or sea cow,
name for a large aquatic mammal of the order Sirenia. Living sirenians are the dugong and the manatee, both found in warm, shallow waters in sheltered regions, where they feed on seaweeds and seagrasses. Sirenians are the only marine mammals, outside of the whale
order, that spend their entire lives in the water, and they are the only marine mammals that feed exclusively on vegetation. Their heavy, thickset bodies are fishlike in form, the tail ending in a horizontally flattened fin. There are no hind legs, and the forelegs are modified into weak flippers. The gray skin is largely hairless, but there are short bristles (vibrissae) concentrated around the fleshy lips and distributed more sparsely on the body that aid the sense of touch; the upper lip is cleft into two lobes, used for gathering food. The female has a pair of mammary glands on the chest, and holds the pup in her flippers while nursing. It has been speculated that the manatees, which nurse on the water's surface, are the source of mermaid
Manatees (genus Trichechus) are found on both sides of the tropical Atlantic Ocean. They are sluggish, largely nocturnal bottom feeders and consume up to 100 lb (45 kg) of vegetation daily. They must surface for air every 15 or 20 min. They are usually 7 to 12 ft (2.1–3.6 m) long and weigh about 500 lb (225 kg), although males sometimes grow much larger. Their paddlelike tail fin is nearly circular. Both parents care for the young, one holding it while the other dives for food. The West Indian manatee, Trichechus manatus, lives in offshore waters, bays, estuaries, and river mouths in Florida, Central America, and the West Indies. It is protected by law in Florida. The Amazonian manatee, T. inunguis, is found in rivers of NE South America, ascending the Amazon as far as Ecuador. Both are listed as endangered species. The West African manatee, T. senegalensis, lives in the coastal rivers and lagoons of W Africa.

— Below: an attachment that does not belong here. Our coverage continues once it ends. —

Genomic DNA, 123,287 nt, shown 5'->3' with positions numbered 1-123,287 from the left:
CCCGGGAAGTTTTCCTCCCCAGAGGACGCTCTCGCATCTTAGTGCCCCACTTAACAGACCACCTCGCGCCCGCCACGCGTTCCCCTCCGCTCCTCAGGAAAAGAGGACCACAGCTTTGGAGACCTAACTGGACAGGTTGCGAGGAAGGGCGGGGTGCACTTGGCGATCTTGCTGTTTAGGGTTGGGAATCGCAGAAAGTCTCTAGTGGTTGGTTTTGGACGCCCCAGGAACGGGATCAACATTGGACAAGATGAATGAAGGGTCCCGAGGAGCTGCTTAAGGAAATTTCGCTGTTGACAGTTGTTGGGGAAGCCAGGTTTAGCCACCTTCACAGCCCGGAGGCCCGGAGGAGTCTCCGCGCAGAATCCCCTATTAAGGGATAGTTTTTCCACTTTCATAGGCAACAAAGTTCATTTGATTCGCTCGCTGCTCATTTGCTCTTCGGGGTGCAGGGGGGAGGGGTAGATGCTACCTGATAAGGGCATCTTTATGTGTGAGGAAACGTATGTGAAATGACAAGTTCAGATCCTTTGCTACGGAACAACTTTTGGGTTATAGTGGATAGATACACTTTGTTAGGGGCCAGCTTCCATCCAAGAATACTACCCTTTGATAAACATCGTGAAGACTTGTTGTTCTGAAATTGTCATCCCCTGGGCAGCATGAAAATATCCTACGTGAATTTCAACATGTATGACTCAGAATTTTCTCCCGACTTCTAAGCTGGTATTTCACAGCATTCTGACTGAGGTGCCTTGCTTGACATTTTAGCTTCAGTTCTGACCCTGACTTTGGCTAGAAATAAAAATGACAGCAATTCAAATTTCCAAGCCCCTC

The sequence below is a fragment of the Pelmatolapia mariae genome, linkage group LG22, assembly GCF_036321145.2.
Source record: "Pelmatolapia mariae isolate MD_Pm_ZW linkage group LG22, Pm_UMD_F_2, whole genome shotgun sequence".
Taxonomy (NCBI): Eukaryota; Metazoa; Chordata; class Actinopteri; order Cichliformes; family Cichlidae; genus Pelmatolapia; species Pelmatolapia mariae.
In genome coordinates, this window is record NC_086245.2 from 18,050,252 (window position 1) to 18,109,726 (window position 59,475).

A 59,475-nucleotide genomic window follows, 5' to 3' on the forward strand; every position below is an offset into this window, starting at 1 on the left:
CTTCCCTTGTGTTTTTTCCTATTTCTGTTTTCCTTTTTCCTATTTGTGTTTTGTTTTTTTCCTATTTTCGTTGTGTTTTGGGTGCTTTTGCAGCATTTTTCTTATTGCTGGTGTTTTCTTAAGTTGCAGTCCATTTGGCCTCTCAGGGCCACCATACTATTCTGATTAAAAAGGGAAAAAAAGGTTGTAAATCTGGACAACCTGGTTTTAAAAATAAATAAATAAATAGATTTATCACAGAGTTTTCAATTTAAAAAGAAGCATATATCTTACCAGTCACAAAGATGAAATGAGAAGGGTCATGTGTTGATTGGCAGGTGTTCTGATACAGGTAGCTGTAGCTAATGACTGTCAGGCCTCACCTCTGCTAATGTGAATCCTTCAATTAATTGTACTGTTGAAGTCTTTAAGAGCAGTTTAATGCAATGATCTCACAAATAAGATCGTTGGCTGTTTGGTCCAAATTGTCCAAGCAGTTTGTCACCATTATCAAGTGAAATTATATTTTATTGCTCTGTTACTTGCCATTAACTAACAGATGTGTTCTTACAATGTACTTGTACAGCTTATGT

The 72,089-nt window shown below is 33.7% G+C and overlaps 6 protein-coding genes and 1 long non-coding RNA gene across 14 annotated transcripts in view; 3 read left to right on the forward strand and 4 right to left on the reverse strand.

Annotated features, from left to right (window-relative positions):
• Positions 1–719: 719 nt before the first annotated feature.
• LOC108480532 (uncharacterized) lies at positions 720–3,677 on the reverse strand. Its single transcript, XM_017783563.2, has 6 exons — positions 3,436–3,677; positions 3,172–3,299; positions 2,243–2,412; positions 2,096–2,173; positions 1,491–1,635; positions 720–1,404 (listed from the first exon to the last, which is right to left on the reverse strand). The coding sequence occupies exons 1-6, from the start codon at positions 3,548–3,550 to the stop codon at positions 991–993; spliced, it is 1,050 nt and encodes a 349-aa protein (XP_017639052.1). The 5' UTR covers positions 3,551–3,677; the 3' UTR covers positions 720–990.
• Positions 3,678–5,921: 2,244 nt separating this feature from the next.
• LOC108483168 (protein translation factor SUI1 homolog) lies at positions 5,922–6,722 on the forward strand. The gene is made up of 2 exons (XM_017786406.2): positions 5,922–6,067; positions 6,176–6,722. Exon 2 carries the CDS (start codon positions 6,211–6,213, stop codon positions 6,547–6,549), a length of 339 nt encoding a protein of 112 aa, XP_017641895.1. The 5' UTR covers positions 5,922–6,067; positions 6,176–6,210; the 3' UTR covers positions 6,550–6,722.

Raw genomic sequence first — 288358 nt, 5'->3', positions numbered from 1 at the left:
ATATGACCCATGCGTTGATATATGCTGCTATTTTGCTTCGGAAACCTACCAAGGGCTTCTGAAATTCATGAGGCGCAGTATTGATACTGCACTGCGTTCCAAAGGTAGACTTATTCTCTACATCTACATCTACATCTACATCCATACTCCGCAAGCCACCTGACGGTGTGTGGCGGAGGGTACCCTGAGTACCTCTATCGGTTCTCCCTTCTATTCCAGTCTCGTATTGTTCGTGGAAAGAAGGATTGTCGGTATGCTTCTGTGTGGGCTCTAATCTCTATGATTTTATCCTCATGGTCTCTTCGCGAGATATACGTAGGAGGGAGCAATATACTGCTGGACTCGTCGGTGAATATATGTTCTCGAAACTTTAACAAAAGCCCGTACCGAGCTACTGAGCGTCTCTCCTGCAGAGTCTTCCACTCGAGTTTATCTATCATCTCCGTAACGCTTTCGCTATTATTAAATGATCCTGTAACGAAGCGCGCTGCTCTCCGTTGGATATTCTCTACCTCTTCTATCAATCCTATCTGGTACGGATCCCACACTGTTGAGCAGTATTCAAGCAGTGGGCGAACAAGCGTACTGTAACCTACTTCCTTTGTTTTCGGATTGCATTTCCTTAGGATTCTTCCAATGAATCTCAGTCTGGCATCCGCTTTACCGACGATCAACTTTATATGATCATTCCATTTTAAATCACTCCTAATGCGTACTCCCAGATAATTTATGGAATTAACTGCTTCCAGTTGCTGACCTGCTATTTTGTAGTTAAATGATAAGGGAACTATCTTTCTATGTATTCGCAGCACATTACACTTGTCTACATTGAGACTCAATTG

The dugong, Dugong dugon, is found in offshore waters of the Red Sea, Indian Ocean, and W South Pacific Ocean. More strictly marine than the manatee, it seldom enters rivers. Its tail fin is crescent-shaped, and the male has long, tusklike incisor teeth. The male may reach a length of 12 ft (3.6 m) and weigh over 600 lb (270 kg). The dugongs' numbers have been depleted by hunting for its flesh, hides, tusks, and oil. The extinct Steller's sea cow was a large northern species that formerly inhabited the Bering Straits. It reached a length of 30 ft (9 m), weighed up to 4 tons (2,400 kg), and was insulated by very thick blubber. When it was discovered by Bering in 1741, the population was very small; within 30 years it was exterminated by hunting.
Evolution and Classification
Although superficially they resemble whales, sirenians have evolved independently. They are descended from the group of ancient land mammals that also gave rise to the elephants. The living sirenians are classified in the phylum Chordata
, subphylum Vertebrata, class Mammalia, order Sirenia, families Trichechidae and Dugongidae.
The Columbia Electronic Encyclopedia™ Copyright © 2022, Columbia University Press. Licensed from Columbia University Press. All rights reserved.
The following article is from The Great Soviet Encyclopedia (1979). It might be outdated or ideologically biased.
(Dugong dugon), an aquatic mammal, the sole representative of the genus Dugong of the order Sirenia. It normally attains a length of 2.5-3 m, with males weighing about 170 kg and females about 140 kg. The small and barely mobile head merges with the spindle-shaped trunk ending with a horizontal bilobate fin. The forelimbs are supple flippers. Of hind limbs only rudimentary pelvic bones, concealed in the muscles, remain. The coarse skin is dark leaden or brown in color and covered with sparse hairs. Both jaws have five or six molars on each side, cylindrical in form and lacking enamel; in addition, the males have two tusklike upper incisors 6-7 cm long.
The Dugong lives in the coastal waters of eastern Africa, southern Asia, the Moluccas, the Philippines, the Malay Archipelago, New Guinea, and Australia, sometimes entering the mouths of rivers. The Dugong lives in groups of three to six animals or in pairs and feeds on aquatic plant life. The female gives birth to a single offspring. It is hunted, but its numbers have greatly decreased.
The Great Soviet Encyclopedia, 3rd Edition (1970-1979). © 2010 The Gale Group, Inc. All rights reserved.